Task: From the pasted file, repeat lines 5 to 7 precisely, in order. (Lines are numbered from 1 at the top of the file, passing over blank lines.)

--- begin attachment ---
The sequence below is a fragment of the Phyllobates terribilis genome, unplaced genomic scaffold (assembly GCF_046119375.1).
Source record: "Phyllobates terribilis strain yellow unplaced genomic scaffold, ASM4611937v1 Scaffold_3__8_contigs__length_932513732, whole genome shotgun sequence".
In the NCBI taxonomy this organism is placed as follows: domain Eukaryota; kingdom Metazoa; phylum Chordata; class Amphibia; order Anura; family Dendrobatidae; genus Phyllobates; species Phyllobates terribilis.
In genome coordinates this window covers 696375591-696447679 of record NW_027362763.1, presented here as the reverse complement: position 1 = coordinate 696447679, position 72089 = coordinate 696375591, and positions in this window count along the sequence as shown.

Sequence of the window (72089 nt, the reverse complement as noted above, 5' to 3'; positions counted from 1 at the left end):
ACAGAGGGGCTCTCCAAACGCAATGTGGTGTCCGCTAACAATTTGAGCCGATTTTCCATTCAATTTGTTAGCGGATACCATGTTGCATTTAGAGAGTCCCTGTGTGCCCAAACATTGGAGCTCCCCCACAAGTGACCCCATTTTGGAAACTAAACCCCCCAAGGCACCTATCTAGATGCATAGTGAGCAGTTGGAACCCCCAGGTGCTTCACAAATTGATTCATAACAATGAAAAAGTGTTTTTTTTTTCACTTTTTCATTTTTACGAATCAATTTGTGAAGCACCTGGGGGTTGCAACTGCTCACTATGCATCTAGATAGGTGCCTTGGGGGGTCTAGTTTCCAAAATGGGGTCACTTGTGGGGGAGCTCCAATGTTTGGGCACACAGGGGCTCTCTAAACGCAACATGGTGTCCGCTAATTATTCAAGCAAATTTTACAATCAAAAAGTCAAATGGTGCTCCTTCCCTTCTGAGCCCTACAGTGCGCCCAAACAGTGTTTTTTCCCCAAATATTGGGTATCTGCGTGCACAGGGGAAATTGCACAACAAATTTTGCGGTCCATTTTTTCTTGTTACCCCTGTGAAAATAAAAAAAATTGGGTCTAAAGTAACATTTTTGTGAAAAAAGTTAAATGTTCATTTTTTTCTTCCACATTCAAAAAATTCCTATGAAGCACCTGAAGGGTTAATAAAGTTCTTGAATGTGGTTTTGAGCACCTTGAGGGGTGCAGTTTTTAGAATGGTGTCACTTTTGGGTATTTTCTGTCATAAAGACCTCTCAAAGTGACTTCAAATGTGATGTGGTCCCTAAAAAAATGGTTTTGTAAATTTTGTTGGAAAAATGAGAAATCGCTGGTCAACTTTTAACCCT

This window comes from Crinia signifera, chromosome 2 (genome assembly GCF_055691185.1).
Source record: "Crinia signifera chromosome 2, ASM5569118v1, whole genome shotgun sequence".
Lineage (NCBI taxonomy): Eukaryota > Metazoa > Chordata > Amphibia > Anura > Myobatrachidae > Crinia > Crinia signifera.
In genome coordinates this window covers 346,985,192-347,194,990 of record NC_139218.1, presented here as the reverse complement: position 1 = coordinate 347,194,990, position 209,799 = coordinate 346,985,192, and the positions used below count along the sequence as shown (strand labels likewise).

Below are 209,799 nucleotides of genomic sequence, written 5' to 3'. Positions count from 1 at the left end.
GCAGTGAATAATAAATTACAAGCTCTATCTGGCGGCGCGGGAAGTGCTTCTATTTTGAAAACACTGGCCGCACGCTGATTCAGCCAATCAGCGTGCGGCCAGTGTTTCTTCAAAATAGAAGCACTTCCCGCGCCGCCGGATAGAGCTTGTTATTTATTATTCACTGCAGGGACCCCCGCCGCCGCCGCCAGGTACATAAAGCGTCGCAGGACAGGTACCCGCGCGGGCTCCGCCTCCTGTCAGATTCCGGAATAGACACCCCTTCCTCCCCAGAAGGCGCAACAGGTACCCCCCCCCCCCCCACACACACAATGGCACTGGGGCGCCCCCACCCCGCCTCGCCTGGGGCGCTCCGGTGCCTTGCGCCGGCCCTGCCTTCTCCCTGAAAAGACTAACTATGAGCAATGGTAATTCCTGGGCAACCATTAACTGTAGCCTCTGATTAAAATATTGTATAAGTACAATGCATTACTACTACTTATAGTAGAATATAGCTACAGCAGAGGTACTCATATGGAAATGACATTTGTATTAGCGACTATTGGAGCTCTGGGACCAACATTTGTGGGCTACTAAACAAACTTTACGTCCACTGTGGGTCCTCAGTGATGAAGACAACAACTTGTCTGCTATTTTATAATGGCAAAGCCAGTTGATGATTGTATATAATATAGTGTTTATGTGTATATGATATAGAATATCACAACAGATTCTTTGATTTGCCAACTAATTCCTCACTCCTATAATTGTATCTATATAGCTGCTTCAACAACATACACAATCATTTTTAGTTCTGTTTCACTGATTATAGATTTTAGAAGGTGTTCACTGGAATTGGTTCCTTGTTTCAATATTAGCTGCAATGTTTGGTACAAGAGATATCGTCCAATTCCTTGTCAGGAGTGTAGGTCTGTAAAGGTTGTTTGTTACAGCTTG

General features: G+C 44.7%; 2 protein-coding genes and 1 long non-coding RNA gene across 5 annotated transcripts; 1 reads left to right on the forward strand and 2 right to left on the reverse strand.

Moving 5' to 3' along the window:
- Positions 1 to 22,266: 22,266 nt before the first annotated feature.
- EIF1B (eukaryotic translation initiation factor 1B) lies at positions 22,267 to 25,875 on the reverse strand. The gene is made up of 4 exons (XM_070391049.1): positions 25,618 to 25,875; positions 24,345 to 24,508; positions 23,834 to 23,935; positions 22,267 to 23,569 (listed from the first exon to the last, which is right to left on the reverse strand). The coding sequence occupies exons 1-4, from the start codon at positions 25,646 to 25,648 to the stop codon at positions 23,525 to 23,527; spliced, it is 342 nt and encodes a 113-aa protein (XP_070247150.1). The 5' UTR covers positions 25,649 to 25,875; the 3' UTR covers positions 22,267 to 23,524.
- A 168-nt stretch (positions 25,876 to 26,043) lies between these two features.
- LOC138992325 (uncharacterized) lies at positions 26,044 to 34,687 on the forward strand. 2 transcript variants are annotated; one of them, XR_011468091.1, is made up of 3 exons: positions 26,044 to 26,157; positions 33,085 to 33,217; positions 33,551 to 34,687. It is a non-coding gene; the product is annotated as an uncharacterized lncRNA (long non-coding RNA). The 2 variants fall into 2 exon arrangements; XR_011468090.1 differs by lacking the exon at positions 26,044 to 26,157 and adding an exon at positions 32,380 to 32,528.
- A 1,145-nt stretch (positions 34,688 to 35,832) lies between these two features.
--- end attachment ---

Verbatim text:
Sequence of the window (72089 nt, the reverse complement as noted above, 5' to 3'; positions counted from 1 at the left end):
ACAGAGGGGCTCTCCAAACGCAATGTGGTGTCCGCTAACAATTTGAGCCGATTTTCCATTCAATTTGTTAGCGGATACCATGTTGCATTTAGAGAGTCCCTGTGTGCCCAAACATTGGAGCTCCCCCACAAGTGACCCCATTTTGGAAACTAAACCCCCCAAGGCACCTATCTAGATGCATAGTGAGCAGTTGGAACCCCCAGGTGCTTCACAAATTGATTCATAACAATGAAAAAGTGTTTTTTTTTTCACTTTTTCATTTTTACGAATCAATTTGTGAAGCACCTGGGGGTTGCAACTGCTCACTATGCATCTAGATAGGTGCCTTGGGGGGTCTAGTTTCCAAAATGGGGTCACTTGTGGGGGAGCTCCAATGTTTGGGCACACAGGGGCTCTCTAAACGCAACATGGTGTCCGCTAATTATTCAAGCAAATTTTACAATCAAAAAGTCAAATGGTGCTCCTTCCCTTCTGAGCCCTACAGTGCGCCCAAACAGTGTTTTTTCCCCAAATATTGGGTATCTGCGTGCACAGGGGAAATTGCACAACAAATTTTGCGGTCCATTTTTTCTTGTTACCCCTGTGAAAATAAAAAAAATTGGGTCTAAAGTAACATTTTTGTGAAAAAAGTTAAATGTTCATTTTTTTCTTCCACATTCAAAAAATTCCTATGAAGCACCTGAAGGGTTAATAAAGTTCTTGAATGTGGTTTTGAGCACCTTGAGGGGTGCAGTTTTTAGAATGGTGTCACTTTTGGGTATTTTCTGTCATAAAGACCTCTCAAAGTGACTTCAAATGTGATGTGGTCCCTAAAAAAATGGTTTTGTAAATTTTGTTGGAAAAATGAGAAATCGCTGGTCAACTTTTAACCCT

This window comes from Crinia signifera, chromosome 2 (genome assembly GCF_055691185.1).